It’s a bit surprising that for as prolific and distinctive a song writer and performer as Daniel Ash was, it would be 1991 before he’d release his first solo album, twelve years and three bands after his start. The album is also surprising in how electronic it is, drawing on dance, funk, rock, and his familiar fuzzy guitar to compile the songs. It sounds very much like other albums of the period, such as Jesus Jones’ Doubt and The Supreme Love Gods. However this song, “Walk this Way,” was built on Santana’s latin-tinged riff from “Oye Como Va.” The album seemed to be an opportunity for Ash to explore songs outside the constraints of the Bauhaus/Tones on Tail/L&R musical legacies. The album does have many familiar Ash hooks within the melodies and the single from the album, “This Love,” achieved some alternative chart success.
Here She Comes \ Foolish Thing Desire \ Daniel Ash (1992)
Ash beat his peers to the next release with his second solo album. Interestingly, it sounds like a blend of a Peter Murphy and an L&R record. It’s got the electro-pop of Murphy but with Ash’s melodies and vocals. A lot of good hooks on this album, it again fits with the sounds of the times though doesn’t fit with the major alt-trends of the time such as grunge, Madchester, or techno.
The Sweetest Drop \ Holy Smoke \ Peter Murphy (1992)
It’s not as good as Deep, but the ex-Bauhaus singer followed with another solid album, consistent in his developed sound but less grandiose and emotive as the prior album. “The Sweetest Drop” was his most pop sounding song so far, catching a great groove.
David J also released an album in 1992, Urban Urbane, but I can’t locate any music from it on streaming services.
Be the Revolution \ Hot Trip to Heaven \ Love and Rockets (1994)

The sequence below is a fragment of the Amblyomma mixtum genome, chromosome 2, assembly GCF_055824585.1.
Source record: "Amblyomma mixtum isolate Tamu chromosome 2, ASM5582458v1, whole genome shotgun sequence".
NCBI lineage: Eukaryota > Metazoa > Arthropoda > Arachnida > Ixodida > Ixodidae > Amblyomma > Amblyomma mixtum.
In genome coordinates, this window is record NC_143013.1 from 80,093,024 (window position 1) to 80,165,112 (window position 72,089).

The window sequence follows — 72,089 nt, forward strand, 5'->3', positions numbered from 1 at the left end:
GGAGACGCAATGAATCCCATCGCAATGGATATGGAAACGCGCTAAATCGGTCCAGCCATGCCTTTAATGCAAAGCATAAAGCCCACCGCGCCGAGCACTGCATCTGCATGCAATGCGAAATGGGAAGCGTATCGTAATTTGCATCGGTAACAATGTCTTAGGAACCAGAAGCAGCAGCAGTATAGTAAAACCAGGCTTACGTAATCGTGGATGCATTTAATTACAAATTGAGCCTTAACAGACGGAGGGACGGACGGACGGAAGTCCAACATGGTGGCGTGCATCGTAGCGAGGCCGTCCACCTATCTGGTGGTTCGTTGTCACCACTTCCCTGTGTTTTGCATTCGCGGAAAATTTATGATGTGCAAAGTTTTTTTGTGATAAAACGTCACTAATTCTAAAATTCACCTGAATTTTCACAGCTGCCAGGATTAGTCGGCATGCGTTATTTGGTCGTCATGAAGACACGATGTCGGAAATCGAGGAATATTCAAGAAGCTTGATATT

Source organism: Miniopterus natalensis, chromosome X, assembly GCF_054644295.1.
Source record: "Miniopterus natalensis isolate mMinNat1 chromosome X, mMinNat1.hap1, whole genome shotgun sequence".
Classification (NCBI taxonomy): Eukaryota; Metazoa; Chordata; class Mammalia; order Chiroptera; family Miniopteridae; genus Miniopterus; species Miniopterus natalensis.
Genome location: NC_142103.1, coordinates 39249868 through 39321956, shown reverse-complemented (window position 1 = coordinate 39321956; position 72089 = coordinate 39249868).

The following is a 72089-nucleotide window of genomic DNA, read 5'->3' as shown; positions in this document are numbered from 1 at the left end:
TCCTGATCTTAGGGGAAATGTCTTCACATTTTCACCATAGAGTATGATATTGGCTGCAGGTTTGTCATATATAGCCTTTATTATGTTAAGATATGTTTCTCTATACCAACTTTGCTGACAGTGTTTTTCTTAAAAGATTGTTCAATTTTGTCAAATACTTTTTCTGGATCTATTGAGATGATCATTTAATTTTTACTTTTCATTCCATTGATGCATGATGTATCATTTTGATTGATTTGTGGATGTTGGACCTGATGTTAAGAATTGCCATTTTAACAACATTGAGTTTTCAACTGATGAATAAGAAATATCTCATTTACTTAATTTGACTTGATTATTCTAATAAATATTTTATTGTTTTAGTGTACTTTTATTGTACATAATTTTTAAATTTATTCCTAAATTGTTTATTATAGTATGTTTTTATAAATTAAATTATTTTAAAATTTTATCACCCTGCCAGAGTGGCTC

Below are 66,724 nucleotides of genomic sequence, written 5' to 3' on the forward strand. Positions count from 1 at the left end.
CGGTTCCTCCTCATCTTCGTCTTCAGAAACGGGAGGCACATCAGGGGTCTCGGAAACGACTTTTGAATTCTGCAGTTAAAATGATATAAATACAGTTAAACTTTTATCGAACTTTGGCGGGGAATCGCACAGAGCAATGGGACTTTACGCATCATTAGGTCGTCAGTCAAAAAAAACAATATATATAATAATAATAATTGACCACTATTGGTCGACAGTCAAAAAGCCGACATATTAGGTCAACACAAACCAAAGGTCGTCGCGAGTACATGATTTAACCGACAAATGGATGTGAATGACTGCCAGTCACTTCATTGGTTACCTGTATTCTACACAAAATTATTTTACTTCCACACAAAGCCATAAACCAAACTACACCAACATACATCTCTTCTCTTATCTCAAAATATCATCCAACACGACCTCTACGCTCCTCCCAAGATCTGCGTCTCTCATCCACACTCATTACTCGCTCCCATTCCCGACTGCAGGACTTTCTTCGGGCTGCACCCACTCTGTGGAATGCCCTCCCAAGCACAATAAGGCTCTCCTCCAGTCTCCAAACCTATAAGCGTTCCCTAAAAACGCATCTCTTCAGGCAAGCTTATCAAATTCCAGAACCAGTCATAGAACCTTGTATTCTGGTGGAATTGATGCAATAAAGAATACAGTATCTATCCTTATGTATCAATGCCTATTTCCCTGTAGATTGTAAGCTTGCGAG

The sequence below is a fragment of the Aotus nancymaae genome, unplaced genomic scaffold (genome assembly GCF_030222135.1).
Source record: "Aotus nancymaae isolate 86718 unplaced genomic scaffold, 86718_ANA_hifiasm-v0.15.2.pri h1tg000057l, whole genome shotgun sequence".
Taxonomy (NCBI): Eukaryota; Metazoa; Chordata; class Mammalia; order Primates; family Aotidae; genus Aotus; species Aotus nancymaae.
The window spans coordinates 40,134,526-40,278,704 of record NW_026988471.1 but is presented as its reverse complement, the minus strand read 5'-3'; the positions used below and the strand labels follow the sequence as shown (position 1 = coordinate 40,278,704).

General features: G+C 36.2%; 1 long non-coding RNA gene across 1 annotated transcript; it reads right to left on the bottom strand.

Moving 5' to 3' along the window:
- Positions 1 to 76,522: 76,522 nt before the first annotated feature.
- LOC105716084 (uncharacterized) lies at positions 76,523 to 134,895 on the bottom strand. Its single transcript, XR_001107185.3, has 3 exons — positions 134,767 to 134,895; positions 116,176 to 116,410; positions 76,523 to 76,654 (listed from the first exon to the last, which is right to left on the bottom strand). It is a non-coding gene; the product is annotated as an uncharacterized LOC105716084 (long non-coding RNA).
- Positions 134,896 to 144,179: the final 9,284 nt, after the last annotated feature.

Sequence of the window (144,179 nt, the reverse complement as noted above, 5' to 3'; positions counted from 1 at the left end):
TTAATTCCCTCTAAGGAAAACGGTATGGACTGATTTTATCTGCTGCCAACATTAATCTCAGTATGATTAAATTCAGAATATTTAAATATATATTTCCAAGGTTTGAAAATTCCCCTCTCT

After a five-year hiatus Ash, Haskins and J returned with the fifth L&R album. A Belgian singer of Egyptian background, Natacha Atlas, provides backing vocals on the album, as she did on Ash’s solo album, Come Down, giving the album a slightly exotic feel. Also gone were Ash’s layered guitars and instead more electronics and dance beats, quite similar to his recent solo work. Inspired by current bands such as Spiritualized and The Orb, Haskins was employing greater use of drum machines and exploring ambient, dance music. And while in many places it’s distinctly L&R in sound – such as on “Be the Revolution” – and was still an interesting album, it lacked a single to grab attention. By then I suspect fans had moved on, caught up in the many exploding music scenes of the early 90s. It was starting to look like the Bauhaus crew were in the rear-view mirror of popular consciousness, even amongst their fans. Issuing an experimental, electronic album probably didn’t help, and neither did issuing it during an explosion of new bands in that same genre.
Sails Wave Goodbye \ Cascade \ Peter Murphy (1995)
Murphy’s fifth solo album is good but starting to sound a little too much like the rest of his stuff. There are a few lovely songs on this, such as “Sails Wave Goodbye,” “Mercy Rain,” and “Huuvola,” but it all sounds too much like he’s trying to replicate the sound from Deep. He is now living in Istanbul, Turkey and being influenced by his interest in Sufism, a mystical form of Islam.
Sweet Lover Hangover \ Sweet F.A. \ Love and Rockets (1996)